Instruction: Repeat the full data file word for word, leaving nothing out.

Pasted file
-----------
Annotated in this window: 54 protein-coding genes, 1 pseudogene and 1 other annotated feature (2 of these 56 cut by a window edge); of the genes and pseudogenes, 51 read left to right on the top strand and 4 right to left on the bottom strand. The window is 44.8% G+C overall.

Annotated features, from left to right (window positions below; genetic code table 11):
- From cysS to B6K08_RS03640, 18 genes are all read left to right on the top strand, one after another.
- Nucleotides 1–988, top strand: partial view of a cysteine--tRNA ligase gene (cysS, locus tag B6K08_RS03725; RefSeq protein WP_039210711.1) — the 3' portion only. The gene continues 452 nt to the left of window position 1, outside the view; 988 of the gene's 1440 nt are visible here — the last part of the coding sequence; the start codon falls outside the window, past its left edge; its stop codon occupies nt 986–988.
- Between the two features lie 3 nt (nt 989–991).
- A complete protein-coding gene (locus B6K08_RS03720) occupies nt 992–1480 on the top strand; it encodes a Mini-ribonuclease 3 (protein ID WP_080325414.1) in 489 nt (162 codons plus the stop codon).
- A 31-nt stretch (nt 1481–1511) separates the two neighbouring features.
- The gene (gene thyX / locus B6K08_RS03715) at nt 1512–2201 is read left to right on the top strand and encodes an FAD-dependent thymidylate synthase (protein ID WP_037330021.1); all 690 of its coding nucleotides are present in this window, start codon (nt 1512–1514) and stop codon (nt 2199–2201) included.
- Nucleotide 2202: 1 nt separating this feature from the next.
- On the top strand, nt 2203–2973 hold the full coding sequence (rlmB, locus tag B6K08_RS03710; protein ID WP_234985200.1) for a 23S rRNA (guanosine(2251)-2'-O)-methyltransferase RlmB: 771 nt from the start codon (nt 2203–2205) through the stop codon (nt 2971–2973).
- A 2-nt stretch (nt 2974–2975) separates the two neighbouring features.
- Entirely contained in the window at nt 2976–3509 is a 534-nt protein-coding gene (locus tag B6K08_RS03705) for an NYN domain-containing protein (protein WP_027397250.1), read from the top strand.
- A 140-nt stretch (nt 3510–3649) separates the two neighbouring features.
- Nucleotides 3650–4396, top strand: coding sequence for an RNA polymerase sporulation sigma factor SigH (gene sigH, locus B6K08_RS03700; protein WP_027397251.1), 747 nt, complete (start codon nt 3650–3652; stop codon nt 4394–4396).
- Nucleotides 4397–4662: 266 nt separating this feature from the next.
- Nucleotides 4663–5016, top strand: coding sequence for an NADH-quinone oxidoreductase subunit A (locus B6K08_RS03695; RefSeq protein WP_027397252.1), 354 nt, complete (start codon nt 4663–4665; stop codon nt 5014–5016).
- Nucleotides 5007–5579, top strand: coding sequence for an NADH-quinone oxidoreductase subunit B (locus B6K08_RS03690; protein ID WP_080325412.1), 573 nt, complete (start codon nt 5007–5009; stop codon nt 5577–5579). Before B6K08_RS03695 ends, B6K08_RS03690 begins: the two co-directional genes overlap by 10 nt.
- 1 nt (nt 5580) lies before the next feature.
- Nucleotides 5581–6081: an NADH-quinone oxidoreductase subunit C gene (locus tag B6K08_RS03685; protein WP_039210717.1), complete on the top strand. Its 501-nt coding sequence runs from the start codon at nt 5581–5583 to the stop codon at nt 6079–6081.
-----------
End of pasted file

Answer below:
Annotated in this window: 54 protein-coding genes, 1 pseudogene and 1 other annotated feature (2 of these 56 cut by a window edge); of the genes and pseudogenes, 51 read left to right on the top strand and 4 right to left on the bottom strand. The window is 44.8% G+C overall.

Annotated features, from left to right (window positions below; genetic code table 11):
- From cysS to B6K08_RS03640, 18 genes are all read left to right on the top strand, one after another.
- Nucleotides 1–988, top strand: partial view of a cysteine--tRNA ligase gene (cysS, locus tag B6K08_RS03725; RefSeq protein WP_039210711.1) — the 3' portion only. The gene continues 452 nt to the left of window position 1, outside the view; 988 of the gene's 1440 nt are visible here — the last part of the coding sequence; the start codon falls outside the window, past its left edge; its stop codon occupies nt 986–988.
- Between the two features lie 3 nt (nt 989–991).
- A complete protein-coding gene (locus B6K08_RS03720) occupies nt 992–1480 on the top strand; it encodes a Mini-ribonuclease 3 (protein ID WP_080325414.1) in 489 nt (162 codons plus the stop codon).
- A 31-nt stretch (nt 1481–1511) separates the two neighbouring features.
- The gene (gene thyX / locus B6K08_RS03715) at nt 1512–2201 is read left to right on the top strand and encodes an FAD-dependent thymidylate synthase (protein ID WP_037330021.1); all 690 of its coding nucleotides are present in this window, start codon (nt 1512–1514) and stop codon (nt 2199–2201) included.
- Nucleotide 2202: 1 nt separating this feature from the next.
- On the top strand, nt 2203–2973 hold the full coding sequence (rlmB, locus tag B6K08_RS03710; protein ID WP_234985200.1) for a 23S rRNA (guanosine(2251)-2'-O)-methyltransferase RlmB: 771 nt from the start codon (nt 2203–2205) through the stop codon (nt 2971–2973).
- A 2-nt stretch (nt 2974–2975) separates the two neighbouring features.
- Entirely contained in the window at nt 2976–3509 is a 534-nt protein-coding gene (locus tag B6K08_RS03705) for an NYN domain-containing protein (protein WP_027397250.1), read from the top strand.
- A 140-nt stretch (nt 3510–3649) separates the two neighbouring features.
- Nucleotides 3650–4396, top strand: coding sequence for an RNA polymerase sporulation sigma factor SigH (gene sigH, locus B6K08_RS03700; protein WP_027397251.1), 747 nt, complete (start codon nt 3650–3652; stop codon nt 4394–4396).
- Nucleotides 4397–4662: 266 nt separating this feature from the next.
- Nucleotides 4663–5016, top strand: coding sequence for an NADH-quinone oxidoreductase subunit A (locus B6K08_RS03695; RefSeq protein WP_027397252.1), 354 nt, complete (start codon nt 4663–4665; stop codon nt 5014–5016).
- Nucleotides 5007–5579, top strand: coding sequence for an NADH-quinone oxidoreductase subunit B (locus B6K08_RS03690; protein ID WP_080325412.1), 573 nt, complete (start codon nt 5007–5009; stop codon nt 5577–5579). Before B6K08_RS03695 ends, B6K08_RS03690 begins: the two co-directional genes overlap by 10 nt.
- 1 nt (nt 5580) lies before the next feature.
- Nucleotides 5581–6081: an NADH-quinone oxidoreductase subunit C gene (locus tag B6K08_RS03685; protein WP_039210717.1), complete on the top strand. Its 501-nt coding sequence runs from the start codon at nt 5581–5583 to the stop codon at nt 6079–6081.